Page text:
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Software engineer Usman Ahmad’s family recently bought a section of a house in the Maliwada locality of Meerut, from telecom business owner Sanjay Rastogi. However, he soon found himself at the center of a sectarian conflict.
Sitting in his family’s current one room house, he muses: “If I am selling my property, say a mobile phone online, what is the reason behind it? I just want to sell my property and anyone can buy it — woman or man, Hindu or Muslim. My concern is that the property should be sold.”
“We wanted a house of our own. My father’s on duty at night, so we wanted to buy a house close to the school. Moreover, this house does not have enough space for all of us. Hence, we purchased that property. But some people made it an issue and said that we were doing land jihad,” says Usman.
“When we reached the [new] house, some people came and said that the house cannot be sold because Rastogi owed them money. While he was explaining that he was in the process of paying debts and that the property had nothing to do with that, some others reached the house and started sloganeering. They said that a Muslim family cannot be given the property,” Usman elaborated.
Pro-Hindutva groups quickly stepped in and attacked the right of Muslims to purchase property. General Secretary of the BJP’s youth wing, Deepak Sharma claimed that Hindus are “continuously selling properties… Muslims are buying them”. “Their culture, thoughts and way of life are different from ours. It starts with one house and slowly, the whole area will become Muslim-dominated. We cannot allow this to happen,” says Sharma.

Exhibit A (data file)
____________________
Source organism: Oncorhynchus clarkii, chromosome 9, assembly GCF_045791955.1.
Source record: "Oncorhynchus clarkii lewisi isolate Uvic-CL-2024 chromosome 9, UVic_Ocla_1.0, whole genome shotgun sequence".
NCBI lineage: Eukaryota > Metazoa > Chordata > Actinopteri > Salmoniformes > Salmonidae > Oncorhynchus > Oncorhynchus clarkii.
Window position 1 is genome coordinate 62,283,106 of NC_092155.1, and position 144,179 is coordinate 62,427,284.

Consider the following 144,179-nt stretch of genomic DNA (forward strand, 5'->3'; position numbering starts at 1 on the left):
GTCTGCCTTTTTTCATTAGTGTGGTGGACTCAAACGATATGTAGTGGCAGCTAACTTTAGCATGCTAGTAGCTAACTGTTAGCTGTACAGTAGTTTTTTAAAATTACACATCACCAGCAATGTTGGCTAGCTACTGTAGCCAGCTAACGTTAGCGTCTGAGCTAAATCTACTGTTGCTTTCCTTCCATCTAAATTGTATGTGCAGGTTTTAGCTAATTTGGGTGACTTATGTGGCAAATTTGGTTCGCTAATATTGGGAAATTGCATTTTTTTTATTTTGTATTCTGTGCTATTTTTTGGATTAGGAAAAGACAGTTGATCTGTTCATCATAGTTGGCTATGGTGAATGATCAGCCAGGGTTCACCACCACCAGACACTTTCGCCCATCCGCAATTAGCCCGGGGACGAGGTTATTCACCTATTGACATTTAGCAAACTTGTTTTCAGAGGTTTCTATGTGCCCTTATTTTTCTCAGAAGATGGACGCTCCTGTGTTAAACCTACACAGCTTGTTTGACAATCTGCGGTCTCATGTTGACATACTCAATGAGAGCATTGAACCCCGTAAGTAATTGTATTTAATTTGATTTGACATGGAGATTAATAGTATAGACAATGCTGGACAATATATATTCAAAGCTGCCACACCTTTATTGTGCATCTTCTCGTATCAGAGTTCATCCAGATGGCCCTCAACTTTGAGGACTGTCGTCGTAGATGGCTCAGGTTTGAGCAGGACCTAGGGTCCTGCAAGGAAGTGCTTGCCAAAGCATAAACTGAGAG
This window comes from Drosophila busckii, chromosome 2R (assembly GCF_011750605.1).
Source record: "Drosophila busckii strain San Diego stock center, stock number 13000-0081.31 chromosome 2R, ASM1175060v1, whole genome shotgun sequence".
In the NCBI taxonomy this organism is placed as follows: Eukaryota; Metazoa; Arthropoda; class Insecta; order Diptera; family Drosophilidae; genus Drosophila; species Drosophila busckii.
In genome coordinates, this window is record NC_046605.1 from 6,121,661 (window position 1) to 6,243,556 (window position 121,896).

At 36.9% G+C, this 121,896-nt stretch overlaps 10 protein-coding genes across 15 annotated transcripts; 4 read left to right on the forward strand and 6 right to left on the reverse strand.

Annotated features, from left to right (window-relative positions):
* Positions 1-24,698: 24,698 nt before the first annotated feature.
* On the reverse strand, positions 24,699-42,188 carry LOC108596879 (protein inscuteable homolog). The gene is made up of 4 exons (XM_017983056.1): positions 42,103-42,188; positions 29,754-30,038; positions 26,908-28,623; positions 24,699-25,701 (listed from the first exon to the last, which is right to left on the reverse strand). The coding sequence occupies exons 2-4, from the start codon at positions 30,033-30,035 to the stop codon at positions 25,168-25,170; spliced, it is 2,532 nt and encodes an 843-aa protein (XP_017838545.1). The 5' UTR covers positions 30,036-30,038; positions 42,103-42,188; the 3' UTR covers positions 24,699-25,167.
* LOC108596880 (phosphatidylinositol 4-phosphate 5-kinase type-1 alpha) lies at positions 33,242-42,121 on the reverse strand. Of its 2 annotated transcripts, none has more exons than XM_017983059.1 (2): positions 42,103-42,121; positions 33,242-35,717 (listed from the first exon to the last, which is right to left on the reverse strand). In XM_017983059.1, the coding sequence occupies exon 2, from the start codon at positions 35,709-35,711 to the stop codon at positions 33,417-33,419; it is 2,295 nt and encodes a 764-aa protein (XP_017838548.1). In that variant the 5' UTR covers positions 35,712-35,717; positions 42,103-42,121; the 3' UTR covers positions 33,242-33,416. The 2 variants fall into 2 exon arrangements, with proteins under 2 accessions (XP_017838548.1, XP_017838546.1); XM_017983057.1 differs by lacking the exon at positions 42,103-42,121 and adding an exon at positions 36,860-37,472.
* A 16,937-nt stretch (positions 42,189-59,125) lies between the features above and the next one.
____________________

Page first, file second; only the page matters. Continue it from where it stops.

Says Varsha Rastogi, who is related to Sanjay Rastogi added, “This is an ancestral property which belongs to his family and has been partitioned. Our portion of the house shares a terrace, two passages including one entry to their house. How will we live here if they move in?”
As the dispute escalated, the police arrived on the scene. However, the SHO of the local police station states: “Our teams reached the spot but a consensus between the two parties was reached and we did not receive any complaint, so no FIR was registered.” The consensus refers to a ‘compromise letter’ which mandates the return of the money paid to Usman’s family and for a compromise to be reached by February 17, 2018.
“We have taken a loan from the bank worth Rs 18,50,000. There were other expenses in acquiring the house — Rs 2.5 lakh for registration, Rs 10,000 for lawyers, Rs 20,000 to get some paperwork done in order to get the bank loan, etc. We have all the papers and the property has been registered in our name. If they purchase it, we will transfer the property. The house has cost us around Rs 33 lakh. We said that we are not asking you for profit, this is the overall expenditure we have incurred. Give that to us and we will return the property to you,” says Usman.
Residents of Maliwada believe that a ‘conspiracy’ has been hatched against them. “They want to acquire as much control in this area as they can. Ours is the only Hindu pocket here. On most sides, we are surrounded by Muslim localities. Around 50-100 metres away, they have a huge Jama Masjid. If you travel for 1-1.5 kilometres to the northeast from Maliwada, you have Hashimpura where riots broke out in the 1980s,” says a resident, Devendra Johri.
Usman and his family say that they will try to avoid trouble. “People have made it a Hindu-Muslim issue and they are saying that we will not let Muslims purchase property here. We have put a lock there and it is in our possession. Now they have given us a time frame. We do not want any trouble, especially with neighbours… Some people have a different mentality,” he says.
Ref: The Express Tribune